For this example, let’s set up some data. Again the task is to predict `y`

knowing the `x`

s.

```
d_test <- data.frame(
x1 = c(3, 3, -2, -2, -2, 2, 2, 2, -3, -3),
x2 = c(0, 0, 0, 0, 0, 1, 0, 0, 0, 0),
x3 = c(0, 0, 0, 0, 0, 0, 1, 0, 0, 0),
x4 = c(0, 0, 0, 0, 0, 0, 0, 1, 0, 0),
x5 = c(0, 0, 0, 0, 0, 0, 0, 0, 1, 0),
x6 = c(0, 0, 0, 0, 0, 0, 0, 0, 0, 1),
y = c(rep(FALSE, 5), rep(TRUE, 5)))
knitr::kable(d_test)
```

x1 | x2 | x3 | x4 | x5 | x6 | y |
---|---|---|---|---|---|---|

3 | 0 | 0 | 0 | 0 | 0 | FALSE |

3 | 0 | 0 | 0 | 0 | 0 | FALSE |

-2 | 0 | 0 | 0 | 0 | 0 | FALSE |

-2 | 0 | 0 | 0 | 0 | 0 | FALSE |

-2 | 0 | 0 | 0 | 0 | 0 | FALSE |

2 | 1 | 0 | 0 | 0 | 0 | TRUE |

2 | 0 | 1 | 0 | 0 | 0 | TRUE |

2 | 0 | 0 | 1 | 0 | 0 | TRUE |

-3 | 0 | 0 | 0 | 1 | 0 | TRUE |

-3 | 0 | 0 | 0 | 0 | 1 | TRUE |

We build a larger data set that is just a number of copies of the first. This is to have enough data to run the `rpart`

training procedure with default hyper parameters.

#### Regularized Generalized Linear Model

Let’s use try fitting a regularized logistic regression on this data.

```
vars <- c('x1', 'x2', 'x3', 'x4', 'x5', 'x6')
rlm <- cv.glmnet(
x = as.matrix(d_train[, vars]),
y = d_train$y,
family = 'binomial')
```

We get a perfect model that represents `y`

as a linear function of some of the `x`

s.

1 |
---|

0.0006775 |

0.0006775 |

0.0006775 |

0.0006775 |

0.0006775 |

0.9993217 |

0.9993221 |

0.9993225 |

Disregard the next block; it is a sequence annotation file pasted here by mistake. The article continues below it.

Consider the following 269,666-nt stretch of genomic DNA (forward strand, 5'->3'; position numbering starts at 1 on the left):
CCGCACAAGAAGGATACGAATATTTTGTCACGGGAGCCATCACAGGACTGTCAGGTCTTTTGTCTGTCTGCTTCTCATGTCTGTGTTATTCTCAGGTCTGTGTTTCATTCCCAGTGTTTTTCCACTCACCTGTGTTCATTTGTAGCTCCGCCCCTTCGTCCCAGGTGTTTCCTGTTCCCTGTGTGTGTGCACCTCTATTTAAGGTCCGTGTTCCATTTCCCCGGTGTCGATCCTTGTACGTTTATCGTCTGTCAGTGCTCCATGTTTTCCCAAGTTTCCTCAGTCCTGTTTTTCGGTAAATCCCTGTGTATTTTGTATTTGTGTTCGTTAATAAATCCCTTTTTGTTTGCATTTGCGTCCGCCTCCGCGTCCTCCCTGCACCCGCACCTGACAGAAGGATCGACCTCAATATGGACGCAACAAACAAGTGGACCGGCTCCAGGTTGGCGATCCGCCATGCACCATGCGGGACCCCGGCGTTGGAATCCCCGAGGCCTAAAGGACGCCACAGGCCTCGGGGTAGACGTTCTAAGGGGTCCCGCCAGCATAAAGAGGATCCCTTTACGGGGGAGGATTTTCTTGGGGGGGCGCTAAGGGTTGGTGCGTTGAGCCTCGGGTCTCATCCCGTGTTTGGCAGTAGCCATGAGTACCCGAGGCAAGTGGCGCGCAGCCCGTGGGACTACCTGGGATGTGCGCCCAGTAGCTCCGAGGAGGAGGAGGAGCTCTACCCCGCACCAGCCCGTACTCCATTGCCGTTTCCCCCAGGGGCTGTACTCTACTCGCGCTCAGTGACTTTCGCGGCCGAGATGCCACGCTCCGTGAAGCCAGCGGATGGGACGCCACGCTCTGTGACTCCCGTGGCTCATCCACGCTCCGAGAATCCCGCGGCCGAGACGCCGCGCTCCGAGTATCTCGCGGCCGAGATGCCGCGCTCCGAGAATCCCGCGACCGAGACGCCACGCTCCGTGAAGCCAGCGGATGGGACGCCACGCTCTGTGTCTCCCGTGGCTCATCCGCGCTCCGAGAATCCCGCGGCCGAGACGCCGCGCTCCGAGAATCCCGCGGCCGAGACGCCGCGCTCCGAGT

0.9993230 |

0.9993235 |

It is easy to look at the coefficients (or “parameters”) of this model.

```
## 7 x 1 sparse Matrix of class "dgCMatrix"
## 1
## (Intercept) -7.296472
## x1 .
## x2 14.591654
## x3 14.592257
## x4 14.592898
## x5 14.593586
## x6 14.594330
```

```
rlm_vars <- rownames(rlm_coef)[abs(as.numeric(rlm_coef)) > 0]
rlm_vars <- sort(setdiff(unique(rlm_vars), "(Intercept)"))
rlm_vars
```

`## [1] "x2" "x3" "x4" "x5" "x6"`

Notice, the variable `x1`

is not used. The liner fitting method considers it to not be of value. We will return to this in our next subsection.

#### Tree Based Model

We can fit the same data using a tree based model.

Again, we get a perfect model.

FALSE | TRUE |
---|---|

1 | 0 |

1 | 0 |

1 | 0 |

1 | 0 |

1 | 0 |

0 | 1 |

0 | 1 |

0 | 1 |

0 | 1 |

0 | 1 |

Notice *only* the variable `x1`

is used, even though all variables were made available.

```
## n= 1000
##
## node), split, n, loss, yval, (yprob)
## * denotes terminal node
##
## 1) root 1000 500 FALSE (0.5000000 0.5000000)
## 2) x1>=-2.5 800 300 FALSE (0.6250000 0.3750000)
## 4) x1< 0 300 0 FALSE (1.0000000 0.0000000) *
## 5) x1>=0 500 200 TRUE (0.4000000 0.6000000)
## 10) x1>=2.5 200 0 FALSE (1.0000000 0.0000000) *
## 11) x1< 2.5 300 0 TRUE (0.0000000 1.0000000) *
## 3) x1< -2.5 200 0 TRUE (0.0000000 1.0000000) *
```

`## [1] "x1"`

#### Comparing Modeling Methods

Note that the linear method said `x1`

*is not* an important variable, yet the tree based method said `x1`

*is* an important variable. This argues against `x1`